Peanut oil nutrition facts
Sweet, and flavorful peanut oil is organic edible oil obtained from pressing peanut kernels. Peanuts are believed to be originating in Central American region from where they spread to other parts of the world by Spanish explorers. Today, peanuts are widely cultivated as important oil seeds and a prime commercial crop in China, India, African nations, and the United States of America.
|Peanut oil with peanut pods.||Shelled peanut kernels.|
Peanut plant is a low growing, annual plant belonging to the family of Fabaceae (Leguminosae) of the genus:Arachis, and botanically named as Arachis hypogaea. Some of the common names are groundnut, earthnut, goober, pinder, and ground pea. In addition to press for oil, peanut kernels are eaten fresh or roasted and are used in cooking and confectionery as well.
Physical characteristics of peanut oil
Cold pressed peanut oil has deep yellow color with pleasant nutty aroma and sweet taste. Refined oil has light yellow and has the neutral taste. However, refining makes it virtually devoid of impurities and allergens. Its specific gravity @ 25 °C is 912-0.920, Iodine value-84–100, and saponification value-185–195.
Peanut oil nutrition facts
- Peanut oil is high in energy; 100 g oil provides 884 calories.
- It is one of the cooking oils with a high smoke point; 450 °F. The property can be employed in setting oil temperatures while deep-frying food items.
- Peanut oil has very good lipid profile. It has saturated, monounsaturated and polyunsaturated (SFA: MUFA: PUFA= 18: 49: 33) fats in healthy proportions.
- It is one of the stable cooking oils; having a long shelf life.
Health benefits of Peanut oil
- Wonderfully pleasant, sweet-flavored peanut oil is low in saturated fats, free from cholesterol, contains essential fatty acid ( linoleic acid (omega-6)) making it as one of the healthiest cooking oils.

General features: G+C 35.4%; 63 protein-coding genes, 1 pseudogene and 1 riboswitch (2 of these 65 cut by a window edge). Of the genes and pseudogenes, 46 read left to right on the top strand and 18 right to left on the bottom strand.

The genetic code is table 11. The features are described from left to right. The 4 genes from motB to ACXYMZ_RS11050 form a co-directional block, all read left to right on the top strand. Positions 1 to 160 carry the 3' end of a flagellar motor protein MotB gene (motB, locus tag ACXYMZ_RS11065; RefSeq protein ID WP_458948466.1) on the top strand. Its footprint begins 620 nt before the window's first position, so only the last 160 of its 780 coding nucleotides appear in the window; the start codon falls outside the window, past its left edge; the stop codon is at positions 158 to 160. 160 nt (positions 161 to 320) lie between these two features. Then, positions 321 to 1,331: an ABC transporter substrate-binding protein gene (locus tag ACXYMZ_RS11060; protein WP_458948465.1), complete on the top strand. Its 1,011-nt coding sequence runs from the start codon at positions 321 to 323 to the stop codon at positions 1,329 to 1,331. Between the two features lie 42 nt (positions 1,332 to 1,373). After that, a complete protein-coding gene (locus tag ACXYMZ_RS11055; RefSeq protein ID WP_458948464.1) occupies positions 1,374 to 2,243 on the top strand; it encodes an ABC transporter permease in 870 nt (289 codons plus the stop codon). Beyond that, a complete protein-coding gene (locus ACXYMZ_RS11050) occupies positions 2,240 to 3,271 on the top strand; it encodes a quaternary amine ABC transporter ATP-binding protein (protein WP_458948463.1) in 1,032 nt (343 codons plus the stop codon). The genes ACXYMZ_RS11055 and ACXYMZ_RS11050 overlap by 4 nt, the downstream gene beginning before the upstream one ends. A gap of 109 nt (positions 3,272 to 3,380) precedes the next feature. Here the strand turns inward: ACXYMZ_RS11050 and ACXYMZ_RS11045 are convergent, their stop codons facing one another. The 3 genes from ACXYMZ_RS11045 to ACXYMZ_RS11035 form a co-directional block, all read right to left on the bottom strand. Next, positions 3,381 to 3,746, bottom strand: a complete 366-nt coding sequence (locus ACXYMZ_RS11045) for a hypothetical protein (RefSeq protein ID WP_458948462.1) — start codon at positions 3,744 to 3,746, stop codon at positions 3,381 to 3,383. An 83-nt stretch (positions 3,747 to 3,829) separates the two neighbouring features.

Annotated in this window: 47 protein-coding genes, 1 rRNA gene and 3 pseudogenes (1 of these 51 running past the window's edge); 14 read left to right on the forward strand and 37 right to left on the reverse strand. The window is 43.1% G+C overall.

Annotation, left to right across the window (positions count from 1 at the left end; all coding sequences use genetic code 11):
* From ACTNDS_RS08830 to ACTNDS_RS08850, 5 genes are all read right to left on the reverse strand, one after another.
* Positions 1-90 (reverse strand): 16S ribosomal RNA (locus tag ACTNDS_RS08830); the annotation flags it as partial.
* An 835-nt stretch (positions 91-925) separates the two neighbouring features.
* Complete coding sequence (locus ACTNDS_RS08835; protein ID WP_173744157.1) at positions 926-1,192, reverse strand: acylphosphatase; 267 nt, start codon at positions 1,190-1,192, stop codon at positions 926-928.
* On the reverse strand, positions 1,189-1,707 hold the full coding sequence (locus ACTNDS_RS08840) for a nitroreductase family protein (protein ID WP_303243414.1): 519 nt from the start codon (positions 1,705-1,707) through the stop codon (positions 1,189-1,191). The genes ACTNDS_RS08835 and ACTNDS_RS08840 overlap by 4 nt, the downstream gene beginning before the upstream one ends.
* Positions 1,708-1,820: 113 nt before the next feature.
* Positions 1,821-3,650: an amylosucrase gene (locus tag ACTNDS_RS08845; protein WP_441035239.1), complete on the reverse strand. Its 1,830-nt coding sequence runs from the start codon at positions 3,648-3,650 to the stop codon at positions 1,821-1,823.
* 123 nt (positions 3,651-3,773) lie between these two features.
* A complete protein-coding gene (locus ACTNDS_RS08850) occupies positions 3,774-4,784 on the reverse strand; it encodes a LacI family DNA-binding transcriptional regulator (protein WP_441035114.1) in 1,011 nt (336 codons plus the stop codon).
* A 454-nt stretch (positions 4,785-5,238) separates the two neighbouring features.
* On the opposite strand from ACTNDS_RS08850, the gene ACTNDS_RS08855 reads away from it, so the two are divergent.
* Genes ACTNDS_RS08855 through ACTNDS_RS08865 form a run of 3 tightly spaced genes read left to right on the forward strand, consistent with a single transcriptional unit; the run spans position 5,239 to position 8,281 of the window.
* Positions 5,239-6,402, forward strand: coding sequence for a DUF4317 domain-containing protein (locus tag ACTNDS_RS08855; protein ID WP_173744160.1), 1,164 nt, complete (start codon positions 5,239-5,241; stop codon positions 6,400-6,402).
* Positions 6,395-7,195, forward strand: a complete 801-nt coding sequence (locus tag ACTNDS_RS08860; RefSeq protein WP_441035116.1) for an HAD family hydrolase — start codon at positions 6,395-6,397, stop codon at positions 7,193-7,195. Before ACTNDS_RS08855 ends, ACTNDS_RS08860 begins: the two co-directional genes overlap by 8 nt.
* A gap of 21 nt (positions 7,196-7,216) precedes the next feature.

- Being a vegetable oil, it is a good source of plant sterols, especially β-sitosterol. The FDA has approved the following claim for phytosterols: “Foods containing at least 0.4 gram per serving of plant sterols, eaten twice a day with meals for a daily total intake of at least 0.8 gram, as part of a diet low in saturated fat and cholesterol, may reduce the risk of heart disease.” Phyto-sterols competitively inhibit cholesterol absorption in the gut and thereby can reduce cholesterol levels by 10% to 15%.
- Peanut oil is high in calories. Its high-calorie value is because of fatty acids. Nonetheless, the oil is especially rich in mono-unsaturated fatty acids (MUFA) like oleic acid (18:1) that helps to lower LDL or “bad cholesterol” and increases HDL or “good cholesterol” in the blood. Research studies suggest that Mediterranean diet that is enriched with monounsaturated fatty acids help to prevent coronary artery disease and strokes by favoring healthy blood lipid profile.
- Peanut oil contains resveratrol, a polyphenol antioxidant, which has been found to have protective function against cancers, heart disease, degenerative nerve disease, Alzheimer’s disease, and viral/fungal infections.